I adore my mom. I love some Patsy. One of my favorite things about her growing up was that she was content loving and serving our family. She cooked and cleaned and mothered and I rarely remember her complaining. She made it all seem easy even though I know it wasn’t.
mom and Luke
But I ran across this picture recently and feel the need to ask her some tough questions. I envision her less than 5 foot tall self in the 1970’s at an Olan Mills studio pleading with me to smile – not that cheesy smile – but a ladylike smile. It didn’t seem to work.
And though I couldn’t express it then, I will now.
* Does this look like a bikini body to you?
* Why does my bathing suit resemble a stain glass church window?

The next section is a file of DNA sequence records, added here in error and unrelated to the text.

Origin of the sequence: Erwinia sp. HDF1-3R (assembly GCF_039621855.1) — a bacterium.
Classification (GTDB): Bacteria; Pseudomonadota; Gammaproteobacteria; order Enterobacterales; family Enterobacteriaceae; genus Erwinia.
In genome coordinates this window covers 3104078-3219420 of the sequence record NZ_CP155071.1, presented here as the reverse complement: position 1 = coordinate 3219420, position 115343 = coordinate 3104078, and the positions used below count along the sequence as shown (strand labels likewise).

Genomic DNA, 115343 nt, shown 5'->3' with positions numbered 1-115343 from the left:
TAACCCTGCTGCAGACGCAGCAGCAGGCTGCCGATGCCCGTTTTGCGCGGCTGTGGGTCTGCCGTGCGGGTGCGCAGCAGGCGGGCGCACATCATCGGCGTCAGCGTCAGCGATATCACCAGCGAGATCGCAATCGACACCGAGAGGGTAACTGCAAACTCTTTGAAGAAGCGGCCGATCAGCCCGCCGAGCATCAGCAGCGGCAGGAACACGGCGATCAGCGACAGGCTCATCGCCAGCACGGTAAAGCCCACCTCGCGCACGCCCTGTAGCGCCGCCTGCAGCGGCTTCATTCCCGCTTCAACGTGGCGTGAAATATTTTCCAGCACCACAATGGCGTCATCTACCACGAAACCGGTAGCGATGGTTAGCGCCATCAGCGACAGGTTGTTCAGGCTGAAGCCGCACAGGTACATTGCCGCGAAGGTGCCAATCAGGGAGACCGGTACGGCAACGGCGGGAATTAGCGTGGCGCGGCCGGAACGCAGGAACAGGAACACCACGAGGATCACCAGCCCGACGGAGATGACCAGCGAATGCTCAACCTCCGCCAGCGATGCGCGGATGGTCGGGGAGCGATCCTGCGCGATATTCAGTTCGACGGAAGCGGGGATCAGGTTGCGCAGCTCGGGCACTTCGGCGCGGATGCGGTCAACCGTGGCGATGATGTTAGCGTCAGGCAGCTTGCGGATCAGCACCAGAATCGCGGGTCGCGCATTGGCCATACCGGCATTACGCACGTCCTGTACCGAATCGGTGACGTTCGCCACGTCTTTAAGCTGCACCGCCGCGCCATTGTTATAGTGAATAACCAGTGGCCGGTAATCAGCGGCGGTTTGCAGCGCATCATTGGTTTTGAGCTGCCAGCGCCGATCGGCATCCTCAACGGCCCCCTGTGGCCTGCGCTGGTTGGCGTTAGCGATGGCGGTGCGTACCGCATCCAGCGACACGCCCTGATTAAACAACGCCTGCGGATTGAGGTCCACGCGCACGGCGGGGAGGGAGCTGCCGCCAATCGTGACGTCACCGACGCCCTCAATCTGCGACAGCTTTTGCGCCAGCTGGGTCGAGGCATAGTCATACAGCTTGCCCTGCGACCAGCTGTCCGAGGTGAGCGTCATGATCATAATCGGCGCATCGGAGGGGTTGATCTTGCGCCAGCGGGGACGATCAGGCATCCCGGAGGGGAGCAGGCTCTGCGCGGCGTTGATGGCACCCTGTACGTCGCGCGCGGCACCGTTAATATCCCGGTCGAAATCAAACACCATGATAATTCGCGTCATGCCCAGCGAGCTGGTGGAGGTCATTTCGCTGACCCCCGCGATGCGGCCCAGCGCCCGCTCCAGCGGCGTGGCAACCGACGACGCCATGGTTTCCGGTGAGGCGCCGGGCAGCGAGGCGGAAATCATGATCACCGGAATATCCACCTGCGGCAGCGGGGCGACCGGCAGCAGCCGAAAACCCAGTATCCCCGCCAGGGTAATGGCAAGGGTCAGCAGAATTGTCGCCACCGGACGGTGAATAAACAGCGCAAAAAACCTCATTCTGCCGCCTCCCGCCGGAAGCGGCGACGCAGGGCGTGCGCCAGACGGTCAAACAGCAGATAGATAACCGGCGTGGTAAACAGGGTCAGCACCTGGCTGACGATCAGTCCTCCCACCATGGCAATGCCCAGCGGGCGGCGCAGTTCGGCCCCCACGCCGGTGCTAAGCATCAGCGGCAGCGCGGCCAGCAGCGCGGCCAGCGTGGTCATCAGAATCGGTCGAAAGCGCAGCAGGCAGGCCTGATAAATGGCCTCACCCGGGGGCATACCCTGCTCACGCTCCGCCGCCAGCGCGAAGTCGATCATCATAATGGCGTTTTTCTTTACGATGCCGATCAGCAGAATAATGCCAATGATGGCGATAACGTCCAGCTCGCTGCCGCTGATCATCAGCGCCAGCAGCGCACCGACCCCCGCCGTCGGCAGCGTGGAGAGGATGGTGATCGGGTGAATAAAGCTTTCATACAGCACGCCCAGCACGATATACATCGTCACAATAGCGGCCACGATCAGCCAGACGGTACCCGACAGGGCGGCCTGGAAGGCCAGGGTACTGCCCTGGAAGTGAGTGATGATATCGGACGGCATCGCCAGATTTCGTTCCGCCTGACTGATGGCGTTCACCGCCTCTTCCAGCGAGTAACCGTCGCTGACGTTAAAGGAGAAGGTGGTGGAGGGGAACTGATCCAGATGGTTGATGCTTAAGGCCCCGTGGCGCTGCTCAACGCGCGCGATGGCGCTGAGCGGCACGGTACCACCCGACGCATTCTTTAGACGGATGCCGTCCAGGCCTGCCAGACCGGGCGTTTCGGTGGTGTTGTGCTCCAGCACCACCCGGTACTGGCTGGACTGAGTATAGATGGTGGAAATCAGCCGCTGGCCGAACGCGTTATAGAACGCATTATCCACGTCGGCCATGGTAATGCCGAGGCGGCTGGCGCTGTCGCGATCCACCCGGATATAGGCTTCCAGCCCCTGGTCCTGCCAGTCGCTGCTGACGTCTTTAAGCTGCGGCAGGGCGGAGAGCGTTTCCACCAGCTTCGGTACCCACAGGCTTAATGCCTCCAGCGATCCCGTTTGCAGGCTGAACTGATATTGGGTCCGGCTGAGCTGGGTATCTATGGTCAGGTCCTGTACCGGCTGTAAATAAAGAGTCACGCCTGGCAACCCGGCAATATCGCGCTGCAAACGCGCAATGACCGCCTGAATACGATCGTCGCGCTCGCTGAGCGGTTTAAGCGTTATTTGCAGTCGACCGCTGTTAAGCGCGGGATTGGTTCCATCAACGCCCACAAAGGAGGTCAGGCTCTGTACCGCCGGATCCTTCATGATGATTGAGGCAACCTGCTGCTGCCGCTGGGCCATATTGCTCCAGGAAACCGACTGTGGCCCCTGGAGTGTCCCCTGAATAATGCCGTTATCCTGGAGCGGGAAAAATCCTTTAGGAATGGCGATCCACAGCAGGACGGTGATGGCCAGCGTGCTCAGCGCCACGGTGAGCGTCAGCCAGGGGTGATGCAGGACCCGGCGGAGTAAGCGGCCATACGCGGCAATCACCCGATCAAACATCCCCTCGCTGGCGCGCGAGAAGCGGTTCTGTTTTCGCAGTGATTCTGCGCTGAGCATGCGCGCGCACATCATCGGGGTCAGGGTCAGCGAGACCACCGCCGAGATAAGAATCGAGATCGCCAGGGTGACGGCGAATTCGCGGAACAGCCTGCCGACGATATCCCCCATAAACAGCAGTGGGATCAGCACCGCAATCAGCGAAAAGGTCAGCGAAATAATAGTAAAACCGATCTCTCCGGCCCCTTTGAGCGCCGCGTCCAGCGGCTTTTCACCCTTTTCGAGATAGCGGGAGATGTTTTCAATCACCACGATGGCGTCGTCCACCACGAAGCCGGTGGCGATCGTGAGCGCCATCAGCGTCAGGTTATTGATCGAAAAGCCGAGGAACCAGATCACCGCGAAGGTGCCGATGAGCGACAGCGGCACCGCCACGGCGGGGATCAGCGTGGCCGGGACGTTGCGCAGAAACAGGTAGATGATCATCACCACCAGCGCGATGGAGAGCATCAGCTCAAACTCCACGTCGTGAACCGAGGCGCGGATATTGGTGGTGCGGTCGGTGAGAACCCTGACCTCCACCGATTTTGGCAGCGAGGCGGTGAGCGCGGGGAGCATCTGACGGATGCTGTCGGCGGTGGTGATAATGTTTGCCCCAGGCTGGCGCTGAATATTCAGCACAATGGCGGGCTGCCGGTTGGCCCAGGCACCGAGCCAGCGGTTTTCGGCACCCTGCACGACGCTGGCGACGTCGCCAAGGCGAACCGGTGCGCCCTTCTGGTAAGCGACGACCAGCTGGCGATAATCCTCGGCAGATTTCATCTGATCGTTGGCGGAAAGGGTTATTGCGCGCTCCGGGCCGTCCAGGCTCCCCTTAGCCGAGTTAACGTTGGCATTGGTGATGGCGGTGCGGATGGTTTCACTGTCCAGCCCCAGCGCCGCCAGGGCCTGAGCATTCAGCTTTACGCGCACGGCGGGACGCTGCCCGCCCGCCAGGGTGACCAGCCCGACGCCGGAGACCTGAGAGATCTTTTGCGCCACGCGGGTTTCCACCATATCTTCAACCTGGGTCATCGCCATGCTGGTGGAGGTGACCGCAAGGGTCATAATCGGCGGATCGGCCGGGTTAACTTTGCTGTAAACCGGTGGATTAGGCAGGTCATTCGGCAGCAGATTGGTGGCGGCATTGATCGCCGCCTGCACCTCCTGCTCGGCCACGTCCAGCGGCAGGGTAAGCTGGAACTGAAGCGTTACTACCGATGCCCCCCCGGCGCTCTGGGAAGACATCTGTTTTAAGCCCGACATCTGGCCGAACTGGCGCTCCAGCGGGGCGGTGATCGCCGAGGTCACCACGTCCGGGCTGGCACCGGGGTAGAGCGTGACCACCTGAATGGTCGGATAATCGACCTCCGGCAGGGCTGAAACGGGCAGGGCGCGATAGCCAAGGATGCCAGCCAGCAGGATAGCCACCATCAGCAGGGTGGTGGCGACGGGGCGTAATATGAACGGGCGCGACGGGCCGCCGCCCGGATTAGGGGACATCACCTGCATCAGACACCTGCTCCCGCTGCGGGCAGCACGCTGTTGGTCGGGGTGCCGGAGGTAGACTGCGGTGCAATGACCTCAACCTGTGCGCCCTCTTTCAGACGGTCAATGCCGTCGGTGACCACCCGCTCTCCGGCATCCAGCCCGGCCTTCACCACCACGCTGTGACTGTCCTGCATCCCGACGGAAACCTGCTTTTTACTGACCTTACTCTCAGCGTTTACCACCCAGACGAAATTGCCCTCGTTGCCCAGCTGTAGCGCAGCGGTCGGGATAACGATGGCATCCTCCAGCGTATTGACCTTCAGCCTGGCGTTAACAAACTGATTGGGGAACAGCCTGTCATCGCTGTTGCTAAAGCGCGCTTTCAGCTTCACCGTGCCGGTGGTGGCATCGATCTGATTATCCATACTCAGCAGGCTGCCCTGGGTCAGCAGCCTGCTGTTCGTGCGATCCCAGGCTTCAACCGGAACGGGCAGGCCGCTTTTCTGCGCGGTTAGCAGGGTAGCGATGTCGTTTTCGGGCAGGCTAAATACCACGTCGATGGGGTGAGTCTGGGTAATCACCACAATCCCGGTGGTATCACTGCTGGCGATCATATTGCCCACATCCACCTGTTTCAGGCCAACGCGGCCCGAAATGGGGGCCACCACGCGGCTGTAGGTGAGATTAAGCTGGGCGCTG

* Why is there a real column but a fake fence?
* This shag rug is very itchy in all the wrong places.
* Where is my shovel and pail?
* Dad would have never done this to me.
Even in your lapse of judgment mom, I still think you’re the best.
You’re right! I would have never done that to you. In fact to set the record straight immediately after that traumatic experience I took you to get a Happy Meal and then we watched cartoons until late into the evening. I had hoped this would erase the psychological scars that you experienced but based on your story it seems it didn’t work. But it may be helpful and therapeutic if you write a blog on that wonderful evening we spent together afterward. I’m sure it is one of your favorite childhood memories.